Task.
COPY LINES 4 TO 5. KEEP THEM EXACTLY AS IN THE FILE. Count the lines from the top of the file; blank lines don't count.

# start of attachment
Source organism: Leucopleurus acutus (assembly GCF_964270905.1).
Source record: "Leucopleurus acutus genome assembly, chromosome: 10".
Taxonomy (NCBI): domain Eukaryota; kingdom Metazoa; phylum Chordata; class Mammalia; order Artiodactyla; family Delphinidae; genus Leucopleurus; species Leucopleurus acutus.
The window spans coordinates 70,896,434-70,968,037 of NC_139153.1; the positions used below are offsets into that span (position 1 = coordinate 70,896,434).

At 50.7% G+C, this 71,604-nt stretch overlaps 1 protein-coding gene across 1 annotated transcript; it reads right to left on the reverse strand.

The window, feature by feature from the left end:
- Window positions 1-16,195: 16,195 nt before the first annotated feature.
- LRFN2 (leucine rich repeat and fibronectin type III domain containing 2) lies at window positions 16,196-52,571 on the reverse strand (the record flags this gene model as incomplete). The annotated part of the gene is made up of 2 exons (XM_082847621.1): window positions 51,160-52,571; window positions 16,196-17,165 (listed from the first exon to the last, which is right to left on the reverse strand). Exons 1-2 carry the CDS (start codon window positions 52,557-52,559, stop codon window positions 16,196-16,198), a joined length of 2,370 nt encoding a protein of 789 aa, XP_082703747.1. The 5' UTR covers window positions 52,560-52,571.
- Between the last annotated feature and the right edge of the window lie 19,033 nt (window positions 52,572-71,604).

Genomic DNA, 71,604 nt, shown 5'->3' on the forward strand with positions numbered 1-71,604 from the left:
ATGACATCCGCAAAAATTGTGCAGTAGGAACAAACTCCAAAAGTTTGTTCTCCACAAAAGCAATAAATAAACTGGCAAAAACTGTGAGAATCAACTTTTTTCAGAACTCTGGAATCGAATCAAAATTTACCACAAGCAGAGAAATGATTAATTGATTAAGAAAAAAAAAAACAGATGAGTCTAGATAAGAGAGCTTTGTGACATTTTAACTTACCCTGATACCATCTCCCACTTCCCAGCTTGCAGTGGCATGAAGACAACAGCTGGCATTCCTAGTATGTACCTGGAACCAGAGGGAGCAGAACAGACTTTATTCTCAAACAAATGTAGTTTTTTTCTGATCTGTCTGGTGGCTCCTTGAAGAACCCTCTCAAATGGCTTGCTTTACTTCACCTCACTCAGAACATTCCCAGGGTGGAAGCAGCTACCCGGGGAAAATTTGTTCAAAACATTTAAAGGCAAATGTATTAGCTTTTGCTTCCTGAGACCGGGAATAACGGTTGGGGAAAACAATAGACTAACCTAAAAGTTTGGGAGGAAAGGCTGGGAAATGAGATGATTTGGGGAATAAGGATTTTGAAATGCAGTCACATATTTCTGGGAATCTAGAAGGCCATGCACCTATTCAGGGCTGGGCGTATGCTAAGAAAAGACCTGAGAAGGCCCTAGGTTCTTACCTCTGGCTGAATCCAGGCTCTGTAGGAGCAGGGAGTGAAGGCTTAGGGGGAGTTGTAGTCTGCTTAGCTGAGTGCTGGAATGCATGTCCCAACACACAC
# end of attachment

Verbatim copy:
The window spans coordinates 70,896,434-70,968,037 of NC_139153.1; the positions used below are offsets into that span (position 1 = coordinate 70,896,434).

At 50.7% G+C, this 71,604-nt stretch overlaps 1 protein-coding gene across 1 annotated transcript; it reads right to left on the reverse strand.